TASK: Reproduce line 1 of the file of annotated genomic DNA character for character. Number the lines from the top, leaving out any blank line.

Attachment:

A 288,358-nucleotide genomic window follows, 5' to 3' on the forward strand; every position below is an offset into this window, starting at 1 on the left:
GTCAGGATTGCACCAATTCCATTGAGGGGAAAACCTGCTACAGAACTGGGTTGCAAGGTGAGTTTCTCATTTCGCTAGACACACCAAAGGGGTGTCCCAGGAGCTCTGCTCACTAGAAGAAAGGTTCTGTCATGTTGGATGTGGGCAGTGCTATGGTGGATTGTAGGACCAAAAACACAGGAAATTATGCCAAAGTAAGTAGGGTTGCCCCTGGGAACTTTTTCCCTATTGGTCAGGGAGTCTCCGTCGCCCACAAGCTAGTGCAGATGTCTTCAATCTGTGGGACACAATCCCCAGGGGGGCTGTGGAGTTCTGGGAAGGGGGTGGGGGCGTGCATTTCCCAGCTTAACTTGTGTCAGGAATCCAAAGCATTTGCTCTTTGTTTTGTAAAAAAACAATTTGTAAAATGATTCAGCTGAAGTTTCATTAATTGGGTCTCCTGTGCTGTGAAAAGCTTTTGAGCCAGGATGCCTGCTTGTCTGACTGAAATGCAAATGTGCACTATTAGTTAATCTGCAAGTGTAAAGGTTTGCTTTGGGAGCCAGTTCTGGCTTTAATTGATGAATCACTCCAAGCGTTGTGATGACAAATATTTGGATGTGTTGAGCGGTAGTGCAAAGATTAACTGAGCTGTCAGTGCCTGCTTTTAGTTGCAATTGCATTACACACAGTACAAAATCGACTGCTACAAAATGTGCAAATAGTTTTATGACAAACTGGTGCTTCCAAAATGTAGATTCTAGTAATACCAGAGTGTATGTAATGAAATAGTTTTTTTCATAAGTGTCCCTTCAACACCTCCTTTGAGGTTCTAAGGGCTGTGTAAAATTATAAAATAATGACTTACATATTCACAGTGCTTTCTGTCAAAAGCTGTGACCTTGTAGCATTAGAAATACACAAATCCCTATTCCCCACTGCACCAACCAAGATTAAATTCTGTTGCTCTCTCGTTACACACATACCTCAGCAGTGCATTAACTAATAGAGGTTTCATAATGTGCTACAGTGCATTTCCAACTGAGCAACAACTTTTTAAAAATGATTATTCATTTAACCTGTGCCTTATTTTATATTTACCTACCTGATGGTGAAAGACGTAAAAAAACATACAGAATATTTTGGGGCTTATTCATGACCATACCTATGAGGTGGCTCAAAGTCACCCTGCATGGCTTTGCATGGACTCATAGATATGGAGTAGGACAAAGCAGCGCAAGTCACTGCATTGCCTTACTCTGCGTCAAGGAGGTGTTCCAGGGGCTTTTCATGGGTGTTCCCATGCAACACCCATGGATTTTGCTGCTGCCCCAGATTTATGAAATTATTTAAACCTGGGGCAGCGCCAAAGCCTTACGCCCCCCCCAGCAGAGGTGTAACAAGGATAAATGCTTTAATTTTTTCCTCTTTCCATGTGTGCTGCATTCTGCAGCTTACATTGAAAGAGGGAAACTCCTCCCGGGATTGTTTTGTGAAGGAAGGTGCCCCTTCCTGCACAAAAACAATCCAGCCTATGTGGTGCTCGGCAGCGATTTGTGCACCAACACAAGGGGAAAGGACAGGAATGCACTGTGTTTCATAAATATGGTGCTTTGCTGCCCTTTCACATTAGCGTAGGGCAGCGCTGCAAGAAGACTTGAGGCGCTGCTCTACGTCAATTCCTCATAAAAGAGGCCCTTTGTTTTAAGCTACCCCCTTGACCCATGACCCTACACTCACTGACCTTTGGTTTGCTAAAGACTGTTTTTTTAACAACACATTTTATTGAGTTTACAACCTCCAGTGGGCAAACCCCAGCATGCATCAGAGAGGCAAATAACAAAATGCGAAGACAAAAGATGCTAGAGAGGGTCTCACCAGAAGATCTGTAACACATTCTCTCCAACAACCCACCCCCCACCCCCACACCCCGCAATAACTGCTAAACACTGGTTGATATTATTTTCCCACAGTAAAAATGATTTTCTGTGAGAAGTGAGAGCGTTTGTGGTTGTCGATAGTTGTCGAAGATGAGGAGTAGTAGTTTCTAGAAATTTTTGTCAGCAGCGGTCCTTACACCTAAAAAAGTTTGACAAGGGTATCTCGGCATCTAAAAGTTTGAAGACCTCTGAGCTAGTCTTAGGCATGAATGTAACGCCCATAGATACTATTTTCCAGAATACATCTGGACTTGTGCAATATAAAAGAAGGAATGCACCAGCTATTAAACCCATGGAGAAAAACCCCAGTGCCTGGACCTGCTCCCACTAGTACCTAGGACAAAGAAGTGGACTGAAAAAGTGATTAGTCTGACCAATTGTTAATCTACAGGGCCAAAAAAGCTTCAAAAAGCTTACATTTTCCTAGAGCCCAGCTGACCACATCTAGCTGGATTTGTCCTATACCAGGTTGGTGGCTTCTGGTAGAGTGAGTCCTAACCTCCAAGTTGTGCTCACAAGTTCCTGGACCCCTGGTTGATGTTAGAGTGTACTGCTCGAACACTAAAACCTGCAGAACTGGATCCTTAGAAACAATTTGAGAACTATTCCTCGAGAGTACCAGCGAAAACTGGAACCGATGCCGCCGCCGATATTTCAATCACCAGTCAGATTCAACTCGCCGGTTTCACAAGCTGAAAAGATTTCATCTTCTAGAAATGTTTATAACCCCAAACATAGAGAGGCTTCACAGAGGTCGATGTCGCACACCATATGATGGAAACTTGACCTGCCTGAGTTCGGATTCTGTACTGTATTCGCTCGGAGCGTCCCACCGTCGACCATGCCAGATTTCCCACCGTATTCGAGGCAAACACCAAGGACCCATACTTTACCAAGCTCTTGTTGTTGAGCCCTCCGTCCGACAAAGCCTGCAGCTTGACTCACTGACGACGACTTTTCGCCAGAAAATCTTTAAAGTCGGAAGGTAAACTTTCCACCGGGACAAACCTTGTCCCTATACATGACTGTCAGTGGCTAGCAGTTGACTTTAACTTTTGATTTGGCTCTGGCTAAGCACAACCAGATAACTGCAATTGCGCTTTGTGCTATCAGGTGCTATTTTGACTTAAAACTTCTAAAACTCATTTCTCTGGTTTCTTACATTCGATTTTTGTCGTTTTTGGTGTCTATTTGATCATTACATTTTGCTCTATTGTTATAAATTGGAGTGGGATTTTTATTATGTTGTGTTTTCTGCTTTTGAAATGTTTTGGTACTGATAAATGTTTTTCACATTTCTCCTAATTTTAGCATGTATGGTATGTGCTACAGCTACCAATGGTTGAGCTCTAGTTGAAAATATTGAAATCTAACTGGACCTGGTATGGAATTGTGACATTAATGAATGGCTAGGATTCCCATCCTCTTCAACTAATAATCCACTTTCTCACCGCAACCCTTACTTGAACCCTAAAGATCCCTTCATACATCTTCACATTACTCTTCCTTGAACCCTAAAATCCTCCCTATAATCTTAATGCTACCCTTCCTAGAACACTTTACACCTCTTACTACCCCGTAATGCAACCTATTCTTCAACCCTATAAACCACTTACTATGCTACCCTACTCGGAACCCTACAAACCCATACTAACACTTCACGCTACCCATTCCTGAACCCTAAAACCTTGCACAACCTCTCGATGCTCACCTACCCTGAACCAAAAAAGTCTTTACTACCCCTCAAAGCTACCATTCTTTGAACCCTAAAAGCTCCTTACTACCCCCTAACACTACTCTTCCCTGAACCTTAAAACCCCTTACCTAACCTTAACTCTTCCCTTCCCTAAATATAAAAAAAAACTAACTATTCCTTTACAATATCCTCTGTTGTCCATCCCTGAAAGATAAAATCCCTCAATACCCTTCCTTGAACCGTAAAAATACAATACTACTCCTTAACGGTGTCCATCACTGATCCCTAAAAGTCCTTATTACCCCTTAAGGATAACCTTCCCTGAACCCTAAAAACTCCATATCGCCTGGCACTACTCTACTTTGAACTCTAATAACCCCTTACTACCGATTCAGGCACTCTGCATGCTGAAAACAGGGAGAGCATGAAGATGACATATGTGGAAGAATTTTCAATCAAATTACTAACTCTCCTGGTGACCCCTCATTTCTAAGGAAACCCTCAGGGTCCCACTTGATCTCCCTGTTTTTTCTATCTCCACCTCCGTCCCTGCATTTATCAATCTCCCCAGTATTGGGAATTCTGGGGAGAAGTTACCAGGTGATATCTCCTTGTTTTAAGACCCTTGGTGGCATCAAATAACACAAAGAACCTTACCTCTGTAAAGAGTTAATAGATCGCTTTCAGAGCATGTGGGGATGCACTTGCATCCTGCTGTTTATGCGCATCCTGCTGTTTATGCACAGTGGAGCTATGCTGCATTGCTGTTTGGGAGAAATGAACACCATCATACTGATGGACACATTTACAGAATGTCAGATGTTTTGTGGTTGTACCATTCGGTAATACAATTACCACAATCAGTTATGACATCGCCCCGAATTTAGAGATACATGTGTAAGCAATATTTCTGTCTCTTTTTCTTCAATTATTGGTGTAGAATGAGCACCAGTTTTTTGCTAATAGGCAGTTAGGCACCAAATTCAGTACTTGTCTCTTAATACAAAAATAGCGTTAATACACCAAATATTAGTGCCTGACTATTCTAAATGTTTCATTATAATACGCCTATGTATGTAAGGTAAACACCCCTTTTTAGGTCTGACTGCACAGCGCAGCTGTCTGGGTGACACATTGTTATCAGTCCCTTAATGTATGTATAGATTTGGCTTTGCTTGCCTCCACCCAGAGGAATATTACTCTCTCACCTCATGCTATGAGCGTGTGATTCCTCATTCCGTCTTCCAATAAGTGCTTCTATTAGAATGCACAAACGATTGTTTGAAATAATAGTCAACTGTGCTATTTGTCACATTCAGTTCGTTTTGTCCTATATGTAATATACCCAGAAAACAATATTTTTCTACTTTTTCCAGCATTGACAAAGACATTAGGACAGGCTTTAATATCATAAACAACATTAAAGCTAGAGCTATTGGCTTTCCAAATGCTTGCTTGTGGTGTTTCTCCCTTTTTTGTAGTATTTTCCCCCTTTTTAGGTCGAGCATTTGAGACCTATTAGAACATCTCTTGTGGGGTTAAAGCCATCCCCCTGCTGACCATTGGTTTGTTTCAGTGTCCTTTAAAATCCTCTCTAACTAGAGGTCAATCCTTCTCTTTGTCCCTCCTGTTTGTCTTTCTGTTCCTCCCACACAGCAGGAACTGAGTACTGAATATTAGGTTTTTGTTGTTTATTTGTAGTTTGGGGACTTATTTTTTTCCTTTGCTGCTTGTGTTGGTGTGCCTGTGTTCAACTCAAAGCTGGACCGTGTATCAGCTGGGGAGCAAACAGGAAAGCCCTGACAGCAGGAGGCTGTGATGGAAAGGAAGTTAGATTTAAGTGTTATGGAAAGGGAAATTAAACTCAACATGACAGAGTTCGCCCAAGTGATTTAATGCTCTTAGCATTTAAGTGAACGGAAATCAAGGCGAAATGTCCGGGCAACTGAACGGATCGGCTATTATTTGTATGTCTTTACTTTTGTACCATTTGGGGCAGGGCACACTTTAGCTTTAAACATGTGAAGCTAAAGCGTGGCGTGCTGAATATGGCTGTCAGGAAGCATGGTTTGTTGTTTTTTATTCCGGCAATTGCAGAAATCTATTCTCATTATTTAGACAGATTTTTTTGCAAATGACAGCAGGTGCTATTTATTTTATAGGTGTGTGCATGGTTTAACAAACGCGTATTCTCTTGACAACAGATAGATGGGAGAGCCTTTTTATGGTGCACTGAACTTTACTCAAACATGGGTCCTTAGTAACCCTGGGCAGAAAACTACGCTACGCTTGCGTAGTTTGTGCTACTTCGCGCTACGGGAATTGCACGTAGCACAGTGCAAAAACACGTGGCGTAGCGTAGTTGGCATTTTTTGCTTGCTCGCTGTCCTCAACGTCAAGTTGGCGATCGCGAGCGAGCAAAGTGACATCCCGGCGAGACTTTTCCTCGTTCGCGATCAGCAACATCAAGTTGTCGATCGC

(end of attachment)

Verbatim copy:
A 288,358-nucleotide genomic window follows, 5' to 3' on the forward strand; every position below is an offset into this window, starting at 1 on the left: